Cisco strategy has always been about capturing market transitions—in next generation networks, in the data centre and in the cloud. But hey, the Internet of Everything (IoE)? Isn’t that just too much of a marketing mouthful? Not known to be bashful about their abilities, Cisco takes a swing at it.
Cisco is also known for its 'enzymatic' approach to business development—handing off implementation tasks to partners as soon as they have been developed, in order to keep their employee count down and their teams in the technology forefront.
Last week, Cisco invited analysts to attend the fourth Cisco Services Summit meeting in London. Cisco’s aim was to unveil important shifts in their long-term company direction—complementing hardware and software solutions with the migration strategies as well as tools and processes to support it. The company recognizes that its customers don’t want to buy a box, they want to acquire an SLA defined service level—they want their CPE-as-a-service. This orchestration service is not just aimed at individual companies but rather at whole industry verticals. The keyword (oft repeated by the presenters) is 'connected' where IoE links people, processes, data and physical things.
The Services Summit ran concurrently with Cisco’s IoT World Forum event in Barcelona, which went a lot more into the details of IoE. In London Cisco focused on how it was working with its partners and customers. Cisco wanted to reaffirm its ability to think far ahead, and make money doing it! Where others may characterise their product development activities with clients as pre-sales costs taken out of the sales & marketing budget, Cisco frames it as a highly strategic market development exercise where select participants can win market share as first-movers, if they invest in the planning—and pay Cisco for the privilege of participating.
Cisco’s efforts are spearheaded by a 400 strong team of experts in the Cisco Consulting Services unit spread out across the whole Cisco organisation. They are not there to give advice; they are there to ensure results by developing and implementing solutions. Typical process steps are: an initial executive exchange (developing what-if thinking), followed by value assessment, strategy and planning, and finishing off with building and managing the complete solution.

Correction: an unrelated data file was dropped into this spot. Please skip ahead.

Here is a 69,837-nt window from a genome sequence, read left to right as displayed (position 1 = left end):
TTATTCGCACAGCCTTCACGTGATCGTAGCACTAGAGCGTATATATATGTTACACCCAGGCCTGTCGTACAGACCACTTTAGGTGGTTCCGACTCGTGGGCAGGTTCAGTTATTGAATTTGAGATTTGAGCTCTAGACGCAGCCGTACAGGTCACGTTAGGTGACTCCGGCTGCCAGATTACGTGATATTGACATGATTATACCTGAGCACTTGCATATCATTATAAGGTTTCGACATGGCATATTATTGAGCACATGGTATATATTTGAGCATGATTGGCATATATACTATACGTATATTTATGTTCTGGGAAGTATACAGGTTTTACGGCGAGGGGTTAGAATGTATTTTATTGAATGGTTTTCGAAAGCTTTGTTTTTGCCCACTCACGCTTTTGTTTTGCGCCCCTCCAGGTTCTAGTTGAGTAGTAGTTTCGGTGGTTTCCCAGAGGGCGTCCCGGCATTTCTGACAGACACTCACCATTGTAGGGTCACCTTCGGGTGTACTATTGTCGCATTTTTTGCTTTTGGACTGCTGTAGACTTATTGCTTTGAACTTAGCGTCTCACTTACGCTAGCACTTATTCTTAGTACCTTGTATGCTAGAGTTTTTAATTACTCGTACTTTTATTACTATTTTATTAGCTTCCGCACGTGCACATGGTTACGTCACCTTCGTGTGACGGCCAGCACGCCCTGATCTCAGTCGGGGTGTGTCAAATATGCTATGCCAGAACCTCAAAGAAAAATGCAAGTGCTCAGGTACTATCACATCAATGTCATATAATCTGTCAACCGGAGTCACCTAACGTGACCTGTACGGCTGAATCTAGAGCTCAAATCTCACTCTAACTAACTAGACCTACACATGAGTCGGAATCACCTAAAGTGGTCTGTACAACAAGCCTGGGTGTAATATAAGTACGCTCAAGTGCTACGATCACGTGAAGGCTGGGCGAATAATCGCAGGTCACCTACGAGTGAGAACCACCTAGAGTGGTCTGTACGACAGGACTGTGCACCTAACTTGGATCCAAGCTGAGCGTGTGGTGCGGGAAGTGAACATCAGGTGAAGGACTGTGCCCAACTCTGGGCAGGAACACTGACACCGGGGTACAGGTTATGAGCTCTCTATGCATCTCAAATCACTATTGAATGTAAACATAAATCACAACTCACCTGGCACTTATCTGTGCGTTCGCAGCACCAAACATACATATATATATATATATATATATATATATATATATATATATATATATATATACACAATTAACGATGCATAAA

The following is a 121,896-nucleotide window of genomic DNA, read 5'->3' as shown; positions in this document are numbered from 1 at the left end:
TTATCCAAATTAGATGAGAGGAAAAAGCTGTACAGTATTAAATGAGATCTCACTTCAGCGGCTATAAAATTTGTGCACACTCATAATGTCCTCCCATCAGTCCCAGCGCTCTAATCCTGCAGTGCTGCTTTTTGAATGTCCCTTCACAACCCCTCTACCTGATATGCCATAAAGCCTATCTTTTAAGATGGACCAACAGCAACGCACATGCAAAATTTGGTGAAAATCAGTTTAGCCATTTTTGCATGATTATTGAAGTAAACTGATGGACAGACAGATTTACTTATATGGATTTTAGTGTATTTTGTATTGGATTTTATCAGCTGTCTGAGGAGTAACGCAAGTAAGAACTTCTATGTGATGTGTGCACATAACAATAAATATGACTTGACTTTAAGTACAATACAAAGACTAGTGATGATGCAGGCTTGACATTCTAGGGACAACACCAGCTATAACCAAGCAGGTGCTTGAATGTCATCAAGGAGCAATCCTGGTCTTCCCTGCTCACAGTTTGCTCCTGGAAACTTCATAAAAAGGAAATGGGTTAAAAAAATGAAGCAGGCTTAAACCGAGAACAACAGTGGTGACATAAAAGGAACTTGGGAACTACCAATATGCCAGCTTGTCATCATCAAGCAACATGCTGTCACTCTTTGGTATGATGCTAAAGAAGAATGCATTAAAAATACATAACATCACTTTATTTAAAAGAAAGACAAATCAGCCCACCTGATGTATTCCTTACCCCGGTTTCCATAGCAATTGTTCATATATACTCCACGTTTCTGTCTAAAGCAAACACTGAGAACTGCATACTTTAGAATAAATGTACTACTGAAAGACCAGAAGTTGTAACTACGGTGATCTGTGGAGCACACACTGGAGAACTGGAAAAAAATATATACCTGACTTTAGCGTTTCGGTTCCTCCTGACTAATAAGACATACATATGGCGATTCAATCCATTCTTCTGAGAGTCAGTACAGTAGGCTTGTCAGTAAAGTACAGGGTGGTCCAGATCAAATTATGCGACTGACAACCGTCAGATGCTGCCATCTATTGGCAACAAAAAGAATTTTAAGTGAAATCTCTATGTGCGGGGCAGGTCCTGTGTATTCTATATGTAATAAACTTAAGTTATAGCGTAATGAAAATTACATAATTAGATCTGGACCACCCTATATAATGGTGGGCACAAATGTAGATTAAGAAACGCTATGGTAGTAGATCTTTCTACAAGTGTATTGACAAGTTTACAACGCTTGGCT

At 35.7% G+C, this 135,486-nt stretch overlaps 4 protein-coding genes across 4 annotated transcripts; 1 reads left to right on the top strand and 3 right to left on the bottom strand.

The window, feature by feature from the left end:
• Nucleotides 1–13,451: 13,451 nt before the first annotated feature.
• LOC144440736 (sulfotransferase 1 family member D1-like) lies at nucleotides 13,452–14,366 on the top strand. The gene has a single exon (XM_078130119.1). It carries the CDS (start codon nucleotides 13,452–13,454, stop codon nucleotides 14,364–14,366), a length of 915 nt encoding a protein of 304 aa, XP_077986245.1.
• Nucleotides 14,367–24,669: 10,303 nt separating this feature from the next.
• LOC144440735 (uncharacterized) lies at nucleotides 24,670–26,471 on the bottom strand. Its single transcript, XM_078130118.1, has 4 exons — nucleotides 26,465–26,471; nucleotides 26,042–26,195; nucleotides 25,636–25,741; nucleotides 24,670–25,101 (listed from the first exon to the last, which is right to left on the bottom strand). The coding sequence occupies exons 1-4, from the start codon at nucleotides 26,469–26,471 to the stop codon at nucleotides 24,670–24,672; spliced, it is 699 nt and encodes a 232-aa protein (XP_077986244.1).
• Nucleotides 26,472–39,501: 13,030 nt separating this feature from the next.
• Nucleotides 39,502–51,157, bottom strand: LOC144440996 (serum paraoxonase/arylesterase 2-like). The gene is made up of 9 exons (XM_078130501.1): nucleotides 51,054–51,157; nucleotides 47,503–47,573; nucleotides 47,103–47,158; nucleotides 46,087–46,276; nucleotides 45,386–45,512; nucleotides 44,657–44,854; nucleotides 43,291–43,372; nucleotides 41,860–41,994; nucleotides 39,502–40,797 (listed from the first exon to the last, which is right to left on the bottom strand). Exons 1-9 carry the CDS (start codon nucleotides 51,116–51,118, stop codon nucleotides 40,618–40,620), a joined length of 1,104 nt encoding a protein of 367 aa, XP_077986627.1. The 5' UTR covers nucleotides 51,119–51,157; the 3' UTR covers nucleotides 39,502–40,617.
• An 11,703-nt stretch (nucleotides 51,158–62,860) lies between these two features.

Of course not everyone is invited! The focus is on its top-200 'transformational customers'—service providers, public sector and the largest Enterprise customers. They are invited to explore the IoE to create new market and business models. Trials for Connected Solutions were described in four areas:
Connected life sciences: helping life sciences / pharma companies to shift from being drug product providers to delivering a life cycle service i.e. following patients as the progress through a treatment regime.
Connected manufacturing: taking what is today still a very IT-centric approach to managing the production process, and developing an open standards platform connecting the manufacturer with the end use of the product.
Connected Transportation: tying transportation requirements of road, rail, dispatch and flight operators together.
Connected Service Providers: involving telcos and content providers in how to build and manage a service defined network (SDN) rather than managing it as a hardware network.
There is clearly a lot for service providers to learn from these projects, and indeed significant new opportunities to be exploited when extending connected projects into other industry verticals. Clearly the challenge facing Cisco itself is changing the customer perception of Cisco as a hardware company, and clearly the opportunity for service providers is to use Cisco’s innovation drive to redefine their role in comms service delivery—to shift away from the bit-pipe pit and into higher strata SDN and data processing realms.